The Kresge Art Center is named for K-Mart founder S.S. Kresge.

Michigan State ranks 77th in the world, according to a Shanghai Jiao Tong University study,[5] with U.S. News & World Report's ranking MSU 74th in the U.S.[6] With over 200 academic programs,[7] MSU has several highly-ranked programs. U.S. News has ranked MSU's graduate-level elementary[8] and secondary education[9] programs number one for the last eleven years. In 2006, U.S. News ranked nuclear physics programs, MSU ranked second behind only MIT. Indeed, MSU’s entire Physics & Astronomy department ranks highly based on the number and impact of publications by its faculty. A ranking by the National Communication Association ranks MSU doctoral programs as the nation’s most effective in educating researchers in health communication and communication technology.[10] MSU also is ranked in the top four in several other communication fields, including international/intercultural communication, mass communication and interpersonal communication. Other programs of note include criminal justice,[11] music therapy,[12] packaging,[13],and communications.[14] MSU's study abroad program is the largest of any single-campus university in the nation with 2,461 students studying abroad in 2004–05 in over 60 countries on all continents, including Antarctica.[15]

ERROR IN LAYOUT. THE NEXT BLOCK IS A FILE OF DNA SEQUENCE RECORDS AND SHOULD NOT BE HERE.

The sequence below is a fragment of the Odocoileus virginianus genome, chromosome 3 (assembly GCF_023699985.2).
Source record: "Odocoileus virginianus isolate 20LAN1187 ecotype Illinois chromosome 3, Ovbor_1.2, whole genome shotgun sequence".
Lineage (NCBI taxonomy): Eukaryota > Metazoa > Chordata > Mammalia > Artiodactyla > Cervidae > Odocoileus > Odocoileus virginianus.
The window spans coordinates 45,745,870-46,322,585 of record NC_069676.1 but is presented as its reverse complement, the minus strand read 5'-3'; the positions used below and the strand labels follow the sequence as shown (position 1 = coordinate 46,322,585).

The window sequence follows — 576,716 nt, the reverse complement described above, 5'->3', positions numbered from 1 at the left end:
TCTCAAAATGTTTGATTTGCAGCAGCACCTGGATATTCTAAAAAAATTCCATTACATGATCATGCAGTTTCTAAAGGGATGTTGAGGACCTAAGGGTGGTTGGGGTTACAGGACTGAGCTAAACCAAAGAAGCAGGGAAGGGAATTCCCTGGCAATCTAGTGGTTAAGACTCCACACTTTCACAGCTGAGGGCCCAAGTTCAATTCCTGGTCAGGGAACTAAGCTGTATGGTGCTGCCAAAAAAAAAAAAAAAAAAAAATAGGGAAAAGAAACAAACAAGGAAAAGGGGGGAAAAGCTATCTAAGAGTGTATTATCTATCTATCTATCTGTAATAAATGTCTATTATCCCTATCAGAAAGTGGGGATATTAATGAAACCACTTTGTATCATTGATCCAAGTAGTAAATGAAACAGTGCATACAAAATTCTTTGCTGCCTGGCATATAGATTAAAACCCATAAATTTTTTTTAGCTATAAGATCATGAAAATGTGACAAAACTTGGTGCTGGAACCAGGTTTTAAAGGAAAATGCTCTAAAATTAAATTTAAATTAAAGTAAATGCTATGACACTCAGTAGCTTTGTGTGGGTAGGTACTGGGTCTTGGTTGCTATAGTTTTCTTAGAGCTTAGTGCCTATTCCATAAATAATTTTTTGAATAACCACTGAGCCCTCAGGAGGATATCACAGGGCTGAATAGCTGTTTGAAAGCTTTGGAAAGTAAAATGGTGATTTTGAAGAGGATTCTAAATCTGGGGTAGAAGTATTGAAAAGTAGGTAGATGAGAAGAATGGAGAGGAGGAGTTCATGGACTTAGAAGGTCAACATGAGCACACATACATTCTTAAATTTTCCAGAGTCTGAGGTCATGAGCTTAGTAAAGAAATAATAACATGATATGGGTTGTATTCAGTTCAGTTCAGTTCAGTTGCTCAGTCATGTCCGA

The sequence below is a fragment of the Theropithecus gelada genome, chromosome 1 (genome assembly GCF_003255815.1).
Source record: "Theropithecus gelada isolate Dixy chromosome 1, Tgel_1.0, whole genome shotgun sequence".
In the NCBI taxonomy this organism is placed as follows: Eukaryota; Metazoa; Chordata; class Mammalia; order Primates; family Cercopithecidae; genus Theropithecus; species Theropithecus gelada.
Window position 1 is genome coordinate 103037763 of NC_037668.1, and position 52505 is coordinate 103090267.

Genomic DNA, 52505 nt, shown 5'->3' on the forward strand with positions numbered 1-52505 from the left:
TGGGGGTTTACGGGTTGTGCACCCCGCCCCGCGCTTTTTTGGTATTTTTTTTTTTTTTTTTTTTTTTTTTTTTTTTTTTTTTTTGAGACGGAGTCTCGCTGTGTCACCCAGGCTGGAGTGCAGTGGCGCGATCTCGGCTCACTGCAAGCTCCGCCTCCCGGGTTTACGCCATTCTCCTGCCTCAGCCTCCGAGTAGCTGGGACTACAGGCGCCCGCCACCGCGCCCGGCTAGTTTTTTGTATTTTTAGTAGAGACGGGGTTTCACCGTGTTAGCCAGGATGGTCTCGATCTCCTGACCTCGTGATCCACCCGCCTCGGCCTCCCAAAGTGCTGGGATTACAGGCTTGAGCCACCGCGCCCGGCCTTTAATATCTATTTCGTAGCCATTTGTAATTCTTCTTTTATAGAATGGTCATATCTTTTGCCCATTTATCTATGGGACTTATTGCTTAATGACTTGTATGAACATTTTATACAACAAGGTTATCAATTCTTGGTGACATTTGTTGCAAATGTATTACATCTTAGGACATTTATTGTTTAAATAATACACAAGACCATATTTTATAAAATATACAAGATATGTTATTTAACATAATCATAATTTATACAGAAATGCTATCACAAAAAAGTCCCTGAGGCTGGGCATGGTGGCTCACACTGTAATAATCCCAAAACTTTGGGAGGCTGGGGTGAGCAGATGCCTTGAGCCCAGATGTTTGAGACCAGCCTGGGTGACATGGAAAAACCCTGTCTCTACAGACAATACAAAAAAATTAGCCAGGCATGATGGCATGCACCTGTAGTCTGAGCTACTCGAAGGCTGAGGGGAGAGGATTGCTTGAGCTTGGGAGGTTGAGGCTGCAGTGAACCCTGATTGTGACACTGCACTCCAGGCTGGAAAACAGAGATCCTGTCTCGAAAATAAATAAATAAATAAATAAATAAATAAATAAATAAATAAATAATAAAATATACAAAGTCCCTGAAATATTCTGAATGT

Erickson Hall houses the MSU College of Education.